Lost roses by Martha Hall Kelly

Eliza Ferriday travels to Russia to visit her friend Sofia and godson Max in St Petersburg. But the Russian people in the countryside are starving and turning against the tsar and the elite. When Eliza has returned to America, a world war and a revolution break out and she doesn’t receive any more letters from Sofia. What happend to her friend?

This book is about three women during WWI and the Russian revolution. The Russian revolution is so brutal and such a break from everything before that I find it incredibly fascinating events to read about. This novel offers three female perspectives. The American Eliza really existed and founded an aid organization for Russian emigrants (known as ‘The whites’) fleeing the revolution in their homeland. Yet I found her perspective the least engaging as she was further removed from the action in Russia.

Sofia is the finance minister’s daughter. She hires the peasant girl Varinka to look after her infant son Max. But their estate is attacked by rebels and Varinka cares for Max when Sofia and her family are locked up. In this way, we get a perspective on the conflict from both an elite family and a peasant family. However, Varinka’s life is very dramatic and maybe a bit too much for my taste.

Lost roses is a complex story with many different plot lines that I can’t all describe here. Each character goes through bad things and for that reason the author also added a lot of positive coincidences (especially the romances). Sometimes this made it a little less believable, but it also fitted the story.

Martha Hall Kelly writes smoothly and she has apparently written two more books about the Ferriday Woolsey family so I should definitely check them out. Eliza’s daughter Caroline, who’s a main character in Lilac girls (the first in this ‘series’), also appears in this book. But you can easily read them as stand alones.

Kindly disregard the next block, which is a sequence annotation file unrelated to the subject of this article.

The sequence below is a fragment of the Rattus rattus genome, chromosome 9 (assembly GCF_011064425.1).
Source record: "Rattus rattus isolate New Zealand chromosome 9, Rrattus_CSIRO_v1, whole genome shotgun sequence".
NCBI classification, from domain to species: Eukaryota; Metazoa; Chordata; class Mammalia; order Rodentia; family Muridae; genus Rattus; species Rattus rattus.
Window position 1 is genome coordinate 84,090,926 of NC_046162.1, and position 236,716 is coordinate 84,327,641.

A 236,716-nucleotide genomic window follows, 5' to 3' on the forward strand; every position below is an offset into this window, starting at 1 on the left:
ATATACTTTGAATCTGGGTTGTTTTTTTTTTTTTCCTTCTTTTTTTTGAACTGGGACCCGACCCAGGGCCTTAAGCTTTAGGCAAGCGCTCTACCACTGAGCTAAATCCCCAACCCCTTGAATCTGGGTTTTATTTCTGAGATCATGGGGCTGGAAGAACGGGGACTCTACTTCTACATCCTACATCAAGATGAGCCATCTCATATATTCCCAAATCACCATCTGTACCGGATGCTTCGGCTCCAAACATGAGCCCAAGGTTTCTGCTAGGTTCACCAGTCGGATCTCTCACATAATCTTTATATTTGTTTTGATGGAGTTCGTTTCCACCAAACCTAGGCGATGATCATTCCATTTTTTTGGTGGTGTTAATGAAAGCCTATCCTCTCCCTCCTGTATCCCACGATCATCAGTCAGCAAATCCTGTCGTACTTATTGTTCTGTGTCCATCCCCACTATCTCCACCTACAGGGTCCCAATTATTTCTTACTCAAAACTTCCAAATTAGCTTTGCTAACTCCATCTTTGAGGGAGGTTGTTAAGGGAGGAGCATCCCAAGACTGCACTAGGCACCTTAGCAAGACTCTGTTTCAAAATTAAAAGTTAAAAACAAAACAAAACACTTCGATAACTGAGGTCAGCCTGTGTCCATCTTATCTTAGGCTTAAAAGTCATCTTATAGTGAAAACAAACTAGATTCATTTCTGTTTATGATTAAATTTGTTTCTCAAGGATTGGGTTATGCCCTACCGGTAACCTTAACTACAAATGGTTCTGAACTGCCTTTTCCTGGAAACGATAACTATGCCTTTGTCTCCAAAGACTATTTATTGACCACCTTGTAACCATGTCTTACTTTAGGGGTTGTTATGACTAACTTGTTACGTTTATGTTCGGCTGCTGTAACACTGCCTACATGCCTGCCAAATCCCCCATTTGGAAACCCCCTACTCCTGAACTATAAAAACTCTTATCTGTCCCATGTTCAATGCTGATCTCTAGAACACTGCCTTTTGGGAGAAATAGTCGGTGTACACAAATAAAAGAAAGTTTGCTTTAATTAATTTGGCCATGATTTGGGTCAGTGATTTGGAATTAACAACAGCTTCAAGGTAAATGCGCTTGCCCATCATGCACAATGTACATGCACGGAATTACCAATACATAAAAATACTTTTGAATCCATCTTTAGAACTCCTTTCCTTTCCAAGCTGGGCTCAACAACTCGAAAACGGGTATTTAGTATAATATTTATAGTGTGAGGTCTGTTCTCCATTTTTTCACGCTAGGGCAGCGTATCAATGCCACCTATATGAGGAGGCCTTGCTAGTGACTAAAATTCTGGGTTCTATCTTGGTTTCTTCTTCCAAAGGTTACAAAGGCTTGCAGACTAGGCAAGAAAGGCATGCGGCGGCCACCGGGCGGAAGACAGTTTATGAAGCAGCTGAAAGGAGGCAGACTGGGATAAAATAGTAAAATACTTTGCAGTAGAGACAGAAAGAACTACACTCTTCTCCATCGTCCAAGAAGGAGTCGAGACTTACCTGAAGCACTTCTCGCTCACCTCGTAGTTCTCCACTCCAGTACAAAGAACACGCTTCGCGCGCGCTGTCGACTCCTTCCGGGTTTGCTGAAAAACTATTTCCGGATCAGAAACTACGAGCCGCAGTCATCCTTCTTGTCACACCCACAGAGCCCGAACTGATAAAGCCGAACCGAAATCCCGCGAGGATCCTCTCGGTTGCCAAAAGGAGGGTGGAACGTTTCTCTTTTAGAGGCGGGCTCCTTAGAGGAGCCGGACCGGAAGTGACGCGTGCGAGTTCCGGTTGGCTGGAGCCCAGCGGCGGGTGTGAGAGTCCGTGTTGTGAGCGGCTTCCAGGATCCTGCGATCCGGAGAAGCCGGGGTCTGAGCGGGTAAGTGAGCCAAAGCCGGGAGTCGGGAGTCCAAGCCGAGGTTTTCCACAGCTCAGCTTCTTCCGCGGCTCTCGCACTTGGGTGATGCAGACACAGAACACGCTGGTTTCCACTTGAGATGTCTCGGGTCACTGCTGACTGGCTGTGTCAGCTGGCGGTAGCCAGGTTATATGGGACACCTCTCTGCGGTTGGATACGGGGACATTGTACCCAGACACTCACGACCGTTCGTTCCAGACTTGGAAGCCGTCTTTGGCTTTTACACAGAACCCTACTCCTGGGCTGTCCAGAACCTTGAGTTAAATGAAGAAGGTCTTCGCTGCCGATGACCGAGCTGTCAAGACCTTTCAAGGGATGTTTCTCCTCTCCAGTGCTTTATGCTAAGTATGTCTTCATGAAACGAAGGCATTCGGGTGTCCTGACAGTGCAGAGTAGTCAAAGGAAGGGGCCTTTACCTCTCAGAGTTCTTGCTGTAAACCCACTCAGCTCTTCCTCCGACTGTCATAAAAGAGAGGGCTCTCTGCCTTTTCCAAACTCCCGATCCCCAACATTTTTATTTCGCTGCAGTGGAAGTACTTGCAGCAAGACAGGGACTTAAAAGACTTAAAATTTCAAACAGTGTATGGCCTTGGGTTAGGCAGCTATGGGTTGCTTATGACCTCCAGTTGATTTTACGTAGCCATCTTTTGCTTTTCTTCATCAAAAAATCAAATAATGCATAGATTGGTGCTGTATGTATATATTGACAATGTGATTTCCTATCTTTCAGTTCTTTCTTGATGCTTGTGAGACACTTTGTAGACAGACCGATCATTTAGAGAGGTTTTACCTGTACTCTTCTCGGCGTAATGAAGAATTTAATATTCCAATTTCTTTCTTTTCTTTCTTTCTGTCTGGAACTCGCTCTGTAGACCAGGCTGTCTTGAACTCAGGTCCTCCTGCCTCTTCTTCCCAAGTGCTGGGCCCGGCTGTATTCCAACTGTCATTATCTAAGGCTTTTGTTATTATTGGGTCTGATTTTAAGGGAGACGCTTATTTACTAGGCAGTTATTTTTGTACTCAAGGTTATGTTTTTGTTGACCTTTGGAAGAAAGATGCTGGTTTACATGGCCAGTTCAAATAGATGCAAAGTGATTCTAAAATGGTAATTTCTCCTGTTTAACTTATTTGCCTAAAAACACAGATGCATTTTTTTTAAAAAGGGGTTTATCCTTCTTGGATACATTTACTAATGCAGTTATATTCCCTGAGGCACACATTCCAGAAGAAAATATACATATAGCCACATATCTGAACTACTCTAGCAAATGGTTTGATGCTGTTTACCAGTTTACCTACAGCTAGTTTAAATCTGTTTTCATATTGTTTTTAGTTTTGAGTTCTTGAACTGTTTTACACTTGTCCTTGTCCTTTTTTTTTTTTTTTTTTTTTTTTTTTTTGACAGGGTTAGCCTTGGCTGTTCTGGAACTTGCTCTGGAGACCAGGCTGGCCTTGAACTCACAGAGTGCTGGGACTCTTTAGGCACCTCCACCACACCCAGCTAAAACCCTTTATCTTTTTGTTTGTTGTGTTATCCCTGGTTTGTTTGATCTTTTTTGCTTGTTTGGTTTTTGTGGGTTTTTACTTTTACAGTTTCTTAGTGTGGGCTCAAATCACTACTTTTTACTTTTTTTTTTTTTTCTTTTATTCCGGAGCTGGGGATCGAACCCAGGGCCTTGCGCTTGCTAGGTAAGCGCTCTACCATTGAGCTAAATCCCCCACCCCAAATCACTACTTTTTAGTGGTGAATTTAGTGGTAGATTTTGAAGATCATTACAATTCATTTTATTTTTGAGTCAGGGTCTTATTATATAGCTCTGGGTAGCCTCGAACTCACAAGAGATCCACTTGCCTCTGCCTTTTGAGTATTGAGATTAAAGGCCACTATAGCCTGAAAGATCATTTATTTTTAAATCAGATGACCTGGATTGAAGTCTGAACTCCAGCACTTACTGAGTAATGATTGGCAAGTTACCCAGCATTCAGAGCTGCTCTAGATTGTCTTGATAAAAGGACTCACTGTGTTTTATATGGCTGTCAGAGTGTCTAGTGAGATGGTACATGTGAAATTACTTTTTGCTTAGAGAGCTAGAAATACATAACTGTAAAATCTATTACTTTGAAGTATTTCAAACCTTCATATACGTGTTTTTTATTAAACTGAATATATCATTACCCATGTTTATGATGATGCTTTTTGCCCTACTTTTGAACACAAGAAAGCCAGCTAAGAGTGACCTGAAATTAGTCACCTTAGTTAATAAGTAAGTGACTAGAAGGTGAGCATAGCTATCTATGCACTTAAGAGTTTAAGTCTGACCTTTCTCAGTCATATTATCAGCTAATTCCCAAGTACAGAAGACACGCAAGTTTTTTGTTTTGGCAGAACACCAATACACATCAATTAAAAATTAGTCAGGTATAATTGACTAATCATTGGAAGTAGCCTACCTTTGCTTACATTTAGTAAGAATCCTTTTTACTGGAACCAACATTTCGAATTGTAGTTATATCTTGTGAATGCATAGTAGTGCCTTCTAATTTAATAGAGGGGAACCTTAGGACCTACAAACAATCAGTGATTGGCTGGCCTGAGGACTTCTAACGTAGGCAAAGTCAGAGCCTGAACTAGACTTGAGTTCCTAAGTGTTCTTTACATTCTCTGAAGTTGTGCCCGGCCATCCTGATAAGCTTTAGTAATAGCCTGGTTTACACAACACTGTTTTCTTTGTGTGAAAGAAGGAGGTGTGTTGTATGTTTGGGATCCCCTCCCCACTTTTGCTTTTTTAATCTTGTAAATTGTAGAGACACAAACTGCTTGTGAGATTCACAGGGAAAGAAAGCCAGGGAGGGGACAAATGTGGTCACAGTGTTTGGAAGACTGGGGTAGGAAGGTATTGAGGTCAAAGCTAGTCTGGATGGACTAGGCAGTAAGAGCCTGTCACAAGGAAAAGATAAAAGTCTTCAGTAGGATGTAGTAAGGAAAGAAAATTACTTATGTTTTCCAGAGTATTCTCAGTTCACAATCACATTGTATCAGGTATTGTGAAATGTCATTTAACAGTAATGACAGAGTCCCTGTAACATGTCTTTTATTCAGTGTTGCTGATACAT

Rating: 3.5 out of 5.

Have you read anything from Hall Kelly? Do you have any recommendations about the Russian Revolution?


The Alice network by Kate Quinn

The American Charlie St Clair travels with her mother to Europe to get an abortion. During a stopover in England, she has second thoughts and boards a train to London to look for Eve Gardiner. Her French cousin Rose disappeared during WWII and Eve Gardiner’s name pops up. Eve has her own reasons for joining Charlie’s search when the name of Réné appears in the case. This Réné exploited a restaurant with the same name as another establishment where Eve worked as a spy during that other Great War.

Kate Quinn is an author who has been recommended to me for so long that it was finally time to read her. The Alice Network is perhaps her best-known book. It tells the story of a spy network during WWI that was hugely successful and mostly consisted of women. Quinn explains in her epilogue what did and didn’t really happen and I found it amazing that so many details of this novel were real.

Besides Eve’s perspective during WOI, there’s also that of Charlie a few years after WWII. She’s looking for her cousin Rose who fought against the occupying forces somewhere in France but disappeared. And then you have the Scot Finn who also served in this war and who’s in Eve’s employment.

There are two wars with certain parallels, though I preferred the ‘historical’ perspective of Eve. However, for some reason I found it hard to really relate with Eve or Charlie. But the story kept me interested. I only had some problems with the pregnancy storyline. I understand why it’s included. But it felt a bit artificial.

Quinn writes well, but I wasn’t blown away yet. It’s definitely a war novel with an original and interesting angle. And I love it enough to read more of her books. I might be looking for ‘The rose code’ or one of her earlier novels about Ancient Rome or The Borgias.

Rating: 3.5 out of 5.

Have you read anything from Quinn? Or do you recommend any other novel about spies during WWI?